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Can local authority insist you take your kids to school?

(12 Posts)
Pinkchatz Fri 21-Dec-12 15:26:37

My children are in an ok school at the moment but we are moving the end of next month to another home that's bigger and more affordable but I know the schools in the area closer to the property have long waiting lists and I need places for five children in various years (infants/juniors) so jnow I will have to wait a fair amount of time to get them all into new school.

The thing is we don't drive and to get to their current school will mean sitting on a bus for up to 45mins during school run times whereas now they live a five min walk away. I also have smaller children in a double buggy and am dreading trying to do buses 4 times a day, 6 if you count taking and dropping my 3 yo at nursery that is also at the school, not to mention the amount of money I'll be spending on bus fares when money is already tight with a large family.

So I was thinking, can I just tell the school that until my kids get into new schools closer to new home I will be teaching them at home or will they just say I should just stuggle along on buses? The SENCO when I mentioned moving (eldest son has statement) mentioned walking in a jokey way but there is no way their little legs would take that four times a day!

I have no idea about Home Schooling though and am a bit worried about my son and how he will take to lack of routine with no formal school environment.

Any ideas/comments appreciated smile

EauRougelyNight Fri 21-Dec-12 15:59:32

If you want to take them out of school to educate at home then you need to de-register them. This is fairly simple, you just need to write a letter.

The LEA can only insist that your children go to school if they issue a compulsory attendance order (think that's what it's called?) but that involves going through court etc. and that is only if they are not satisfied that they are receiving a proper education. Some LEAs are more nosy than others from what I have heard.

There are more helpful people on here that I'm sure will post soon. I've also found [[ this website]] really helpful.

Saracen Fri 21-Dec-12 17:06:51

It is totally up to you which way you want to do it. If you take your children out of school then you do have to educate them. But the requirements are straightforward to meet and you have great flexibility in exactly how to do it. It doesn't have to look anything like school. As EauRougely mentioned, it is theoretically possible for home educated children to be ordered back to school, but the law is very much on your side and it is almost unheard of for that to happen if the parent is actually educating the child and is prepared to explain her approach. It isn't worth losing any sleep over that possibility.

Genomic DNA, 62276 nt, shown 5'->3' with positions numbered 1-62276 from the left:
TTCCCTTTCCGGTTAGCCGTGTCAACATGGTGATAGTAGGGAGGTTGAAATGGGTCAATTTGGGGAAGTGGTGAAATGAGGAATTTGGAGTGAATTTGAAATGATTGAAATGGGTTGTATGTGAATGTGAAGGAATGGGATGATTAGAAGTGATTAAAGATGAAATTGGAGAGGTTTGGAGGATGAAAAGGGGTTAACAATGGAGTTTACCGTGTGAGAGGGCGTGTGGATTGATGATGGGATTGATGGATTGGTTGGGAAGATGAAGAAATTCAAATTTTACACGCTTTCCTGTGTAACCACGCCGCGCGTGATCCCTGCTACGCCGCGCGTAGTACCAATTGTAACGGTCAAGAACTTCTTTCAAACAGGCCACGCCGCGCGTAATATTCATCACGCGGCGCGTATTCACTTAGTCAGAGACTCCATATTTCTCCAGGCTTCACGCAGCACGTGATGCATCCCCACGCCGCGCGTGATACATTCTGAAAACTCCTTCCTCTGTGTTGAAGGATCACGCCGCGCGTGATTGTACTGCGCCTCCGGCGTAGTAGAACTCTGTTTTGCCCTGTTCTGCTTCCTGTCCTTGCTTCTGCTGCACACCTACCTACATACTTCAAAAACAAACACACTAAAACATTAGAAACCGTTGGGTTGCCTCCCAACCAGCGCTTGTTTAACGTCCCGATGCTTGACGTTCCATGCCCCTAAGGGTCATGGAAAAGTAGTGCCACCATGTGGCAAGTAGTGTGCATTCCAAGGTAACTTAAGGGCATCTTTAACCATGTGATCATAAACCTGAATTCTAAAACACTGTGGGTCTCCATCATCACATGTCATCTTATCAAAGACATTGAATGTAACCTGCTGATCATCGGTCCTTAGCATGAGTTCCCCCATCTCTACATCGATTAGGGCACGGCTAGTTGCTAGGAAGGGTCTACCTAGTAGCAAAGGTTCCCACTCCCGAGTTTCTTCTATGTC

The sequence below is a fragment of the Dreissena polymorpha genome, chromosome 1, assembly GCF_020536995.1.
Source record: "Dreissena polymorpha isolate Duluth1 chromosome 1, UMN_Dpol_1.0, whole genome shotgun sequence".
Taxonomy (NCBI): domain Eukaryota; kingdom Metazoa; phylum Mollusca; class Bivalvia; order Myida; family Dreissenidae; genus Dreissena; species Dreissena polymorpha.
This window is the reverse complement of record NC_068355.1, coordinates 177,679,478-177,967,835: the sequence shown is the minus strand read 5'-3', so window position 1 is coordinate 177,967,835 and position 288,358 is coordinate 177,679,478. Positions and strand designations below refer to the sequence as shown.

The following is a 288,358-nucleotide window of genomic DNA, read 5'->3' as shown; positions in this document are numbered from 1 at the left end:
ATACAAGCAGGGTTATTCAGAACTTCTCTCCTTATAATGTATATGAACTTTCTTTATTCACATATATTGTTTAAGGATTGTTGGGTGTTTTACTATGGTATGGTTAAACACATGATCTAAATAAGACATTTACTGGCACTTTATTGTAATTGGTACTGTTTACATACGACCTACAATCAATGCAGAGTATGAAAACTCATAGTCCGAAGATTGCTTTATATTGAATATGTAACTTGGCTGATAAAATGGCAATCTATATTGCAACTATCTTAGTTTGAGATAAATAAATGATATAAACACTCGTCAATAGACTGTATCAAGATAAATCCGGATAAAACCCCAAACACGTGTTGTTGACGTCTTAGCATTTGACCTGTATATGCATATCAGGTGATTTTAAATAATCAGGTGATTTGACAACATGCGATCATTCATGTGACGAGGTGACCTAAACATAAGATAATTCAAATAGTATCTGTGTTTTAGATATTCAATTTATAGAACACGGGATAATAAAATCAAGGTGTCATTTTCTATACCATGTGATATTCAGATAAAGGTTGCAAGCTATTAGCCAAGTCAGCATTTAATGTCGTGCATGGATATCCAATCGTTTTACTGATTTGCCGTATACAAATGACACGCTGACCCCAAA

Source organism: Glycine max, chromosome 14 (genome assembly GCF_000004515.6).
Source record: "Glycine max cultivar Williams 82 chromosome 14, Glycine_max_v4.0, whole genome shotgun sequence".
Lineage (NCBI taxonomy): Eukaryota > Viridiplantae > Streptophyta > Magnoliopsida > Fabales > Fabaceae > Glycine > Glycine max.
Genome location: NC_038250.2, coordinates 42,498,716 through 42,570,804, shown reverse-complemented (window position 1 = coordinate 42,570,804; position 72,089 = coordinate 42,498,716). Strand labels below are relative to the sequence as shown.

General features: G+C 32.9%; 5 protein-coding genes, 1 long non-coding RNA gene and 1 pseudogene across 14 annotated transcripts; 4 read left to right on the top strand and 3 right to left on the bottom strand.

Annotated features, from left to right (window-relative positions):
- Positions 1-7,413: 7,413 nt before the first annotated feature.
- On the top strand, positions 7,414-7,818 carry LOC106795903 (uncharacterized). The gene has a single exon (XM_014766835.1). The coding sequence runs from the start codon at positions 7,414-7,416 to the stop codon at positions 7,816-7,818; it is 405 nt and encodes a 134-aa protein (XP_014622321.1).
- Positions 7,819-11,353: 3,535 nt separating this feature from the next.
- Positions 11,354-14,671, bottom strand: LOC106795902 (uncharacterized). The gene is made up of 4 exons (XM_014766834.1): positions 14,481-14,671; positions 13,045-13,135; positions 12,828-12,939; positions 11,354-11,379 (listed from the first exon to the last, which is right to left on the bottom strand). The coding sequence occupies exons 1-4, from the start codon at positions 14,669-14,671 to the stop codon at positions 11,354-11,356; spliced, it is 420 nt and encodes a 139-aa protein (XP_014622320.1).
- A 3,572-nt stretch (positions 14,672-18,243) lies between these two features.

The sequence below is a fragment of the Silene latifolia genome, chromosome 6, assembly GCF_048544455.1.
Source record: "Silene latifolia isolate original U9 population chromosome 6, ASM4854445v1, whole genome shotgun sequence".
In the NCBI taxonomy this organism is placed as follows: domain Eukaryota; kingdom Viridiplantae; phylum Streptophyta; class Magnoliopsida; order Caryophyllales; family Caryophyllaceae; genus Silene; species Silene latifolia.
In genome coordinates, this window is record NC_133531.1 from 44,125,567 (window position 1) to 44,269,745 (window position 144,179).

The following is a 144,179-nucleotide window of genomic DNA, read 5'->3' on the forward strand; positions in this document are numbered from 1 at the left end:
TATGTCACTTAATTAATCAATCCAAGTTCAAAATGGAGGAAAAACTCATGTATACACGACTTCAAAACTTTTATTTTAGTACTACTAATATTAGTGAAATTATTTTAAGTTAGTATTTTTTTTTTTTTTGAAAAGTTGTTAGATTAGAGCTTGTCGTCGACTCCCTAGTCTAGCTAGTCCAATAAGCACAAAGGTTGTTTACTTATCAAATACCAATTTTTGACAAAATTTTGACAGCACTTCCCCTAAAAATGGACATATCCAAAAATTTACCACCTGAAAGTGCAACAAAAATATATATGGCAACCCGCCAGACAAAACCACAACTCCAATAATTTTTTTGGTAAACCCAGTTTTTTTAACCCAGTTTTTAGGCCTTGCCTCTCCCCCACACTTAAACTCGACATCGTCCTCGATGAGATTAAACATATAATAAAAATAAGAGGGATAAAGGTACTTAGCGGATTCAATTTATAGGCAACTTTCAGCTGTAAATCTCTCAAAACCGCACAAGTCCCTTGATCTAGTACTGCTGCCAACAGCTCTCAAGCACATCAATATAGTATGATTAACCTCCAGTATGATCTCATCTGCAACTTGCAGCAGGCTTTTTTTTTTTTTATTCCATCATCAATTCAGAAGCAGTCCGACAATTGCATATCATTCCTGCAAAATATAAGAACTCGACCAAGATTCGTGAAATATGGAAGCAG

What you need to do is figure out what would actually work best for your family. The decision is in your hands.

It sounds like you feel that trekking back to their current school is totally impractical, so you might as well remove them from it. Then you might like to see what your options are in order to figure out whether home ed is part of the solution. I should think someone on one of the Mumsnet schooling boards can help you with the exact procedure but I guess you need to find out what places are available in the schools near your new home, visit the schools to see whether you like them and decide whether any of your children can go to local schools. For a particular child, if there are literally no places available then the LA has to provide one upon request. They might do this by squeezing the child in at a "full" school or by shipping him off to another school. If it is far enough away then they have to provide transport. So you might find it is feasible after all. Of course, there is still a good chance they will tell you that you have to get your kids to several different local schools at the same time, or be home to meet the taxi which is collecting one child at exactly the same time you are meant to be dropping another child at a different school. Still, it's worth seeing what they will offer you.

Meanwhile you could go along to a local home ed group, and chat more with people here on the home ed board to get a sense of what home education might be like.

Whichever way you play it, you can change later on if it isn't working out. It is not a problem to go in and out of home education, so don't get too stressed over whether you are making the right decision initially. Whatever seems best, try it and see how you get on.

Saracen Fri 21-Dec-12 17:11:53